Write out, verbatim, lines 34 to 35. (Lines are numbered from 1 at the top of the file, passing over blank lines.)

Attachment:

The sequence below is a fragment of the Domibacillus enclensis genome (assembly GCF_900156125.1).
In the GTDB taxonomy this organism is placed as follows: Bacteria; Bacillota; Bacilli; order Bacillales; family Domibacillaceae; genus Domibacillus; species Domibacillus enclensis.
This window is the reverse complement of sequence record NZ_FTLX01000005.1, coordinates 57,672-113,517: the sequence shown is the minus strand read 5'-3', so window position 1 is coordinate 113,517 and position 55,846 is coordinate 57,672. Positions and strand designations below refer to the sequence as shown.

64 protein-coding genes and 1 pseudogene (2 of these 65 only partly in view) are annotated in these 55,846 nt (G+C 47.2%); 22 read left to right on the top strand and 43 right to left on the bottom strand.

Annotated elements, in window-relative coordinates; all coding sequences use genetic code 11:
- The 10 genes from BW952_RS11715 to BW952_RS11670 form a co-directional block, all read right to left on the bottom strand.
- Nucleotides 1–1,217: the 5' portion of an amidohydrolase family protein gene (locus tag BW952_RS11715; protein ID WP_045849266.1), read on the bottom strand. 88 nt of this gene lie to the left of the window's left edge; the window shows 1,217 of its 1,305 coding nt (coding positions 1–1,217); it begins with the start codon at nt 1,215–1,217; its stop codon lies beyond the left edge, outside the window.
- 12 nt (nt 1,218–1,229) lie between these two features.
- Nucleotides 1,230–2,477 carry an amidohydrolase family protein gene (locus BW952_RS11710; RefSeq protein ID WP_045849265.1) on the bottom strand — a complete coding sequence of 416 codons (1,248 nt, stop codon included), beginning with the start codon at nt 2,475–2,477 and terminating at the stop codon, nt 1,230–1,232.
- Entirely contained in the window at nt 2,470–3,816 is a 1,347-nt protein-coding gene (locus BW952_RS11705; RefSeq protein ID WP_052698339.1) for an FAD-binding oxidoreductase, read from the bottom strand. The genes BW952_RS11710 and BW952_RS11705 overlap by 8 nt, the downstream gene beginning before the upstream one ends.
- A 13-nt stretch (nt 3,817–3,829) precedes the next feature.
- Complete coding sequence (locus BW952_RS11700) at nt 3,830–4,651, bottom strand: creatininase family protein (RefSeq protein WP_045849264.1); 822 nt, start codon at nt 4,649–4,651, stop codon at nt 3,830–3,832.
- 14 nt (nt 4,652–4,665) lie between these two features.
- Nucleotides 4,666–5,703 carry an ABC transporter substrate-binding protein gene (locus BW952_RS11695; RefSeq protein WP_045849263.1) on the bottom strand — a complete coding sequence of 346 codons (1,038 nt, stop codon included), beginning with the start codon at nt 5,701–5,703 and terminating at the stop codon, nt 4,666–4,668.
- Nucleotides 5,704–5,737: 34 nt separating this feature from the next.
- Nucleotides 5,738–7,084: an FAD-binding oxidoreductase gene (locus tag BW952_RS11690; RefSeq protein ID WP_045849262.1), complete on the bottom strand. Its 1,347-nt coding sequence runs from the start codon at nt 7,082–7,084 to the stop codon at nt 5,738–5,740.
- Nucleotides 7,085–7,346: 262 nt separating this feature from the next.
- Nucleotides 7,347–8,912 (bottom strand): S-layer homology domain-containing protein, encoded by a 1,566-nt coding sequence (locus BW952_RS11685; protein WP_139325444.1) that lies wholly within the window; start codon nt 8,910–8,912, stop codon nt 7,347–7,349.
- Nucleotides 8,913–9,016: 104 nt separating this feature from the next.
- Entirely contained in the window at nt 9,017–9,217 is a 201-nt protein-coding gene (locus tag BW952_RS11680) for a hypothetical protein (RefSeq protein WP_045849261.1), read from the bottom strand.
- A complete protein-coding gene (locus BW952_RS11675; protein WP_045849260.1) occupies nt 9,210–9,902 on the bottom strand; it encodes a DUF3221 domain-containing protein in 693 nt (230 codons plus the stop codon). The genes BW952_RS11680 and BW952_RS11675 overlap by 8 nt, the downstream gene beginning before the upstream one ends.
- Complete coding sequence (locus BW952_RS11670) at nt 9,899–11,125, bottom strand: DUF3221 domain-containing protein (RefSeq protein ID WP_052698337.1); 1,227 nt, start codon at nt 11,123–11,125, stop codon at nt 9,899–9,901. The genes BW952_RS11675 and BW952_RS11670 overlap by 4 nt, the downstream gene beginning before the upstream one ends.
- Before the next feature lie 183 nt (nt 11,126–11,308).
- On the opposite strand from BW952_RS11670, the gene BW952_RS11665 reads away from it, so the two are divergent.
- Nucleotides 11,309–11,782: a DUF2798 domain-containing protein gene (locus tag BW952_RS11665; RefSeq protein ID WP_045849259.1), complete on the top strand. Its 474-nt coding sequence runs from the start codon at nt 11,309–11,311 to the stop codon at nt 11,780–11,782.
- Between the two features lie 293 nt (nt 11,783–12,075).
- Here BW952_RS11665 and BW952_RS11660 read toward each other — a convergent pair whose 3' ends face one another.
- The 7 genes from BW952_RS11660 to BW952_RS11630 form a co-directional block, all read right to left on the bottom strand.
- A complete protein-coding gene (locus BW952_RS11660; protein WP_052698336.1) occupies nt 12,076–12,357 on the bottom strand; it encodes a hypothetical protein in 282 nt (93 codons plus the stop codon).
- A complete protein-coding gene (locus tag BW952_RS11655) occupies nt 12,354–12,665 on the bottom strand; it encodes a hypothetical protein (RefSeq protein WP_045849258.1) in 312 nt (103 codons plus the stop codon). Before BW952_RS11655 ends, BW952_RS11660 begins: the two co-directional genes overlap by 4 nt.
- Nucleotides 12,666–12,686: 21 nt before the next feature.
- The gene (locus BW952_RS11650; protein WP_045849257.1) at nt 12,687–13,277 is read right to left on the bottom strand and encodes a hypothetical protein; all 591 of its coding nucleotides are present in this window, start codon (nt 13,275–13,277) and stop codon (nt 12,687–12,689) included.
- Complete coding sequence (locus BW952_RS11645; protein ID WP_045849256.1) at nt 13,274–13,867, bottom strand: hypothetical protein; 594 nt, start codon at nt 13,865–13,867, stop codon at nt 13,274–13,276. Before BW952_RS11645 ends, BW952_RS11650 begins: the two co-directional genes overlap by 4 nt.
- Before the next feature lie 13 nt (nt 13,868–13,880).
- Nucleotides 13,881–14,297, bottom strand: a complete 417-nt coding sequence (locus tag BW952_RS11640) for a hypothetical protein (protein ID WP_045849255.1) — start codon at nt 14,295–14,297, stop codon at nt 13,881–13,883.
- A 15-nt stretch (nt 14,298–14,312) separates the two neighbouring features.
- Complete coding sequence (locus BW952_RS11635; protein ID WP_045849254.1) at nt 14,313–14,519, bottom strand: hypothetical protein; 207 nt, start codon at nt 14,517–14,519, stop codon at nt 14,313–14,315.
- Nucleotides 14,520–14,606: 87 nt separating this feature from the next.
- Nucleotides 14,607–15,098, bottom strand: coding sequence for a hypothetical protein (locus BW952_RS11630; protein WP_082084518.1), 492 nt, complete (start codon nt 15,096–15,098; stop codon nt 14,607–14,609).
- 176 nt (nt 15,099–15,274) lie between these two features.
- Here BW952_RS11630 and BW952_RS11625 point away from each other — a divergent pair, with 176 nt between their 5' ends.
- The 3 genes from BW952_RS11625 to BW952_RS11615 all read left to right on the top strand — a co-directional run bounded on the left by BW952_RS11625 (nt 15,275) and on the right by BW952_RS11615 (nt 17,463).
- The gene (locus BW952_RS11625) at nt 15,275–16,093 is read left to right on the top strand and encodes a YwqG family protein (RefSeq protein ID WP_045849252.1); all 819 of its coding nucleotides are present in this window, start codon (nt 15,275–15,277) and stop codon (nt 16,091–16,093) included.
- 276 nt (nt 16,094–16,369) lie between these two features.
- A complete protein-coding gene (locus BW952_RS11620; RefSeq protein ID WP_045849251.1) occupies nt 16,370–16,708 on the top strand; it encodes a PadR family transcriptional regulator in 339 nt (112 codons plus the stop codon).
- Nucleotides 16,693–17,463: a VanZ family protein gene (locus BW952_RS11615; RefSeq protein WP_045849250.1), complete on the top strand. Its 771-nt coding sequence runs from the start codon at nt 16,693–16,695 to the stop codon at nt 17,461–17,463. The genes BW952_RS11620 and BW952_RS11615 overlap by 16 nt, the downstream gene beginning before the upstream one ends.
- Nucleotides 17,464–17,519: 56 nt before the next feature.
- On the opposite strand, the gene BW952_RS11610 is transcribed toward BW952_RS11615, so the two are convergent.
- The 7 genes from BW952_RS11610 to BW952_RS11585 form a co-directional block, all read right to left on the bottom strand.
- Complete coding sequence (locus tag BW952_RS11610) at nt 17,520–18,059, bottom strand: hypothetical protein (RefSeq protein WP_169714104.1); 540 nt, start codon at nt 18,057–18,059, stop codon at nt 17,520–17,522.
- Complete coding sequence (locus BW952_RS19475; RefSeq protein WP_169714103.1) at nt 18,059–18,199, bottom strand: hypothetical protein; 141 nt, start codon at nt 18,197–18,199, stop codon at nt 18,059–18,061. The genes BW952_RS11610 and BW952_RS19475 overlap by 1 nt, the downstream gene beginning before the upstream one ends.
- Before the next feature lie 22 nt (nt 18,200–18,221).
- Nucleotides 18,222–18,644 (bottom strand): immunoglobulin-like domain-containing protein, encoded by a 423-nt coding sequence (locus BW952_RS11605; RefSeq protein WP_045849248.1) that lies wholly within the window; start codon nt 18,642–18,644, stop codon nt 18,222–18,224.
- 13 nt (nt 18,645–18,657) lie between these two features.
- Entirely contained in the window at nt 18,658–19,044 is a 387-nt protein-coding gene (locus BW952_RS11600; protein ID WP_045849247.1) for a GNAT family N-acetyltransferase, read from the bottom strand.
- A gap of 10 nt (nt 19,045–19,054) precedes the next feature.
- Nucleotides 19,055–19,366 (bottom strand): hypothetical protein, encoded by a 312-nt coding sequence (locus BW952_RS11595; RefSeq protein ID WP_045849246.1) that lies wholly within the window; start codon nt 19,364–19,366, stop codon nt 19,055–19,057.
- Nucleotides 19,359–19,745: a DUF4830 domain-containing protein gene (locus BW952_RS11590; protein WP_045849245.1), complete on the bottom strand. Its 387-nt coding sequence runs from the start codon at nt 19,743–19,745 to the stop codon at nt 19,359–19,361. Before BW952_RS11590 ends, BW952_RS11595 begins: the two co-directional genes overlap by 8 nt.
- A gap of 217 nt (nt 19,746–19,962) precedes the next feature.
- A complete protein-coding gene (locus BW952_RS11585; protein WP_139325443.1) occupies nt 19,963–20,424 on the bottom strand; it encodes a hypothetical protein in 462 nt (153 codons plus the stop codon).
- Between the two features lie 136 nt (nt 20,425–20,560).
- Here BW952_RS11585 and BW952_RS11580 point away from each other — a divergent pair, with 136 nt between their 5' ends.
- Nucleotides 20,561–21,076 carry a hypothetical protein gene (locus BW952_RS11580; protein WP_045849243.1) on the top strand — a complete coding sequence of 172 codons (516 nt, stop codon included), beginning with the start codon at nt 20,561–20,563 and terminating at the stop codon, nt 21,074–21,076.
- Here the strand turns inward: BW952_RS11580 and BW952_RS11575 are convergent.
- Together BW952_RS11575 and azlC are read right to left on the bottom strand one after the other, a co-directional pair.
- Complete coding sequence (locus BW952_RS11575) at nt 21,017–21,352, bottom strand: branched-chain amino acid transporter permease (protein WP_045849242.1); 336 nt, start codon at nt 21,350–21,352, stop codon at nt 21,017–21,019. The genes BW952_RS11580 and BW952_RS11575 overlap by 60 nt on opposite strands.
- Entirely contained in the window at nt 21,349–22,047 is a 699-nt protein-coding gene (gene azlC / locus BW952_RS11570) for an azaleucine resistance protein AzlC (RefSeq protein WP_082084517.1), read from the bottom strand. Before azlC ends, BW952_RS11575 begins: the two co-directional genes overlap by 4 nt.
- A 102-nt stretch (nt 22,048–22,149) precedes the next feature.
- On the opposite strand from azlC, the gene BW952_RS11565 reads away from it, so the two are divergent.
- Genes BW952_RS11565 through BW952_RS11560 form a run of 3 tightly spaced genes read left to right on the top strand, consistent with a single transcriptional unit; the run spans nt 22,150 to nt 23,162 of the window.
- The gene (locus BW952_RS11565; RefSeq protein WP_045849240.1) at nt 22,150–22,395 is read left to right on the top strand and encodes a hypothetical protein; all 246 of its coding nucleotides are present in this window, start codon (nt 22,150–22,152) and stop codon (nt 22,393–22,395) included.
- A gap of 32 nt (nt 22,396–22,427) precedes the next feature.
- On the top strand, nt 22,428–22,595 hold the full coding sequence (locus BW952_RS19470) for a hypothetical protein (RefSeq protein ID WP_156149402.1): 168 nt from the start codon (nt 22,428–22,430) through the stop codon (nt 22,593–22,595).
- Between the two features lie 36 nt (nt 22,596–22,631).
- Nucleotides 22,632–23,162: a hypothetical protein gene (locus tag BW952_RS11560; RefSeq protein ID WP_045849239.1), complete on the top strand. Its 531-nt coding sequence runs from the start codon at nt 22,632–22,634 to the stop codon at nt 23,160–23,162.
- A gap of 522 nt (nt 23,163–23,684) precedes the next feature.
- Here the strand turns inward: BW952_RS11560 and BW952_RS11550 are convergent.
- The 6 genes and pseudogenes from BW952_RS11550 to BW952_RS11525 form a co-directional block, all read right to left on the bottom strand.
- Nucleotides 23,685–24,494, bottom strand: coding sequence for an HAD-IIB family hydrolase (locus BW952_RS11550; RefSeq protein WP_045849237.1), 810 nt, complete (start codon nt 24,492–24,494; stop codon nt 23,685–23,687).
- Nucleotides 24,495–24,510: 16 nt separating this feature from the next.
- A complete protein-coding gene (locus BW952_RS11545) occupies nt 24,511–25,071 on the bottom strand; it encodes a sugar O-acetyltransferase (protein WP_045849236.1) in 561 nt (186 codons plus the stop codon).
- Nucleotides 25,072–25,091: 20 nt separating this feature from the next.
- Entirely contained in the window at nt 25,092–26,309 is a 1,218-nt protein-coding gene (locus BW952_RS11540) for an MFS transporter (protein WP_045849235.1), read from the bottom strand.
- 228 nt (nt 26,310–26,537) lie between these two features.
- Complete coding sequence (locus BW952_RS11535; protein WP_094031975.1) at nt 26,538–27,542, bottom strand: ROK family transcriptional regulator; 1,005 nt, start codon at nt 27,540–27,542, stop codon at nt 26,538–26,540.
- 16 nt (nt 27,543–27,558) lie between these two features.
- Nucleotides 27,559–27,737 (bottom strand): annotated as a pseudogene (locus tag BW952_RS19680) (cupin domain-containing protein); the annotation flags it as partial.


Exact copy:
- Before the next feature lie 13 nt (nt 13,868–13,880).
- Nucleotides 13,881–14,297, bottom strand: a complete 417-nt coding sequence (locus tag BW952_RS11640) for a hypothetical protein (protein ID WP_045849255.1) — start codon at nt 14,295–14,297, stop codon at nt 13,881–13,883.